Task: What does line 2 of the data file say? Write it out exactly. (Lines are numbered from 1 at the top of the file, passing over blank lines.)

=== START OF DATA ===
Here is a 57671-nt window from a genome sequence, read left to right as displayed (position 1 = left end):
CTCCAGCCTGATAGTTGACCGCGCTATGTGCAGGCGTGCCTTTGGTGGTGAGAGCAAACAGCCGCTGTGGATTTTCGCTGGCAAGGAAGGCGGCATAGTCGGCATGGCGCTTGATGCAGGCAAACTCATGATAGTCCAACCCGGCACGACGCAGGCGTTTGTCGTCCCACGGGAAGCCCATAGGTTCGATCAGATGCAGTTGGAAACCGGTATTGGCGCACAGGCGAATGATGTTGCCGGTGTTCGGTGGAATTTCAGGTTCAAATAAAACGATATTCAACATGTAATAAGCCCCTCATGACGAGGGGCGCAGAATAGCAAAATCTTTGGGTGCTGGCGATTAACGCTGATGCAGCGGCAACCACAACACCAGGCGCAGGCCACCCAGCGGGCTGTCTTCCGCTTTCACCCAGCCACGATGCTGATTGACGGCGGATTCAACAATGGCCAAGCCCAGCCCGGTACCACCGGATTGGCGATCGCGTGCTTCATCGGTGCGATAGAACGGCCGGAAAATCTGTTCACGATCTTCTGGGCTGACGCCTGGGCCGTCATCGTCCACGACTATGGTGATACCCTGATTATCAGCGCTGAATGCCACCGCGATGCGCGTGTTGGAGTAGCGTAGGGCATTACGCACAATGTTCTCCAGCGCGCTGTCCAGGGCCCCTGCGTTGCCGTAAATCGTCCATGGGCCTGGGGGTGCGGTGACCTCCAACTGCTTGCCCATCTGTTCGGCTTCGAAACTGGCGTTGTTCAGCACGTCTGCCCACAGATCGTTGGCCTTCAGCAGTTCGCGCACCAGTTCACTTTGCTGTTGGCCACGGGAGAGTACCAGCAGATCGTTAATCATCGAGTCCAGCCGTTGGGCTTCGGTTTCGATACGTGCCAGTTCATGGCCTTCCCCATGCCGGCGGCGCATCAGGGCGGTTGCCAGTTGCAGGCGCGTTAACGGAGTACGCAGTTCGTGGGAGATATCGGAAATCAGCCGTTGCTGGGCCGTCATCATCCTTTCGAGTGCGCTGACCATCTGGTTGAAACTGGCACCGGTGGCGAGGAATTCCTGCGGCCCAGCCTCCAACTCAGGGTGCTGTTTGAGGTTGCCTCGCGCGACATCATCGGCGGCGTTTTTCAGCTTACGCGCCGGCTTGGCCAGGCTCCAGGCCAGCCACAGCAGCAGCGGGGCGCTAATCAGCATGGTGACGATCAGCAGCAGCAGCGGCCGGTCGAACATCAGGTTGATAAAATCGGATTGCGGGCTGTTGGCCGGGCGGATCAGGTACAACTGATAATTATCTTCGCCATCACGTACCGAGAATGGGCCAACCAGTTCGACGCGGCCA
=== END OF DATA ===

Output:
CTCCAGCCTGATAGTTGACCGCGCTATGTGCAGGCGTGCCTTTGGTGGTGAGAGCAAACAGCCGCTGTGGATTTTCGCTGGCAAGGAAGGCGGCATAGTCGGCATGGCGCTTGATGCAGGCAAACTCATGATAGTCCAACCCGGCACGACGCAGGCGTTTGTCGTCCCACGGGAAGCCCATAGGTTCGATCAGATGCAGTTGGAAACCGGTATTGGCGCACAGGCGAATGATGTTGCCGGTGTTCGGTGGAATTTCAGGTTCAAATAAAACGATATTCAACATGTAATAAGCCCCTCATGACGAGGGGCGCAGAATAGCAAAATCTTTGGGTGCTGGCGATTAACGCTGATGCAGCGGCAACCACAACACCAGGCGCAGGCCACCCAGCGGGCTGTCTTCCGCTTTCACCCAGCCACGATGCTGATTGACGGCGGATTCAACAATGGCCAAGCCCAGCCCGGTACCACCGGATTGGCGATCGCGTGCTTCATCGGTGCGATAGAACGGCCGGAAAATCTGTTCACGATCTTCTGGGCTGACGCCTGGGCCGTCATCGTCCACGACTATGGTGATACCCTGATTATCAGCGCTGAATGCCACCGCGATGCGCGTGTTGGAGTAGCGTAGGGCATTACGCACAATGTTCTCCAGCGCGCTGTCCAGGGCCCCTGCGTTGCCGTAAATCGTCCATGGGCCTGGGGGTGCGGTGACCTCCAACTGCTTGCCCATCTGTTCGGCTTCGAAACTGGCGTTGTTCAGCACGTCTGCCCACAGATCGTTGGCCTTCAGCAGTTCGCGCACCAGTTCACTTTGCTGTTGGCCACGGGAGAGTACCAGCAGATCGTTAATCATCGAGTCCAGCCGTTGGGCTTCGGTTTCGATACGTGCCAGTTCATGGCCTTCCCCATGCCGGCGGCGCATCAGGGCGGTTGCCAGTTGCAGGCGCGTTAACGGAGTACGCAGTTCGTGGGAGATATCGGAAATCAGCCGTTGCTGGGCCGTCATCATCCTTTCGAGTGCGCTGACCATCTGGTTGAAACTGGCACCGGTGGCGAGGAATTCCTGCGGCCCAGCCTCCAACTCAGGGTGCTGTTTGAGGTTGCCTCGCGCGACATCATCGGCGGCGTTTTTCAGCTTACGCGCCGGCTTGGCCAGGCTCCAGGCCAGCCACAGCAGCAGCGGGGCGCTAATCAGCATGGTGACGATCAGCAGCAGCAGCGGCCGGTCGAACATCAGGTTGATAAAATCGGATTGCGGGCTGTTGGCCGGGCGGATCAGGTACAACTGATAATTATCTTCGCCATCACGTACCGAGAATGGGCCAACCAGTTCGACGCGGCCA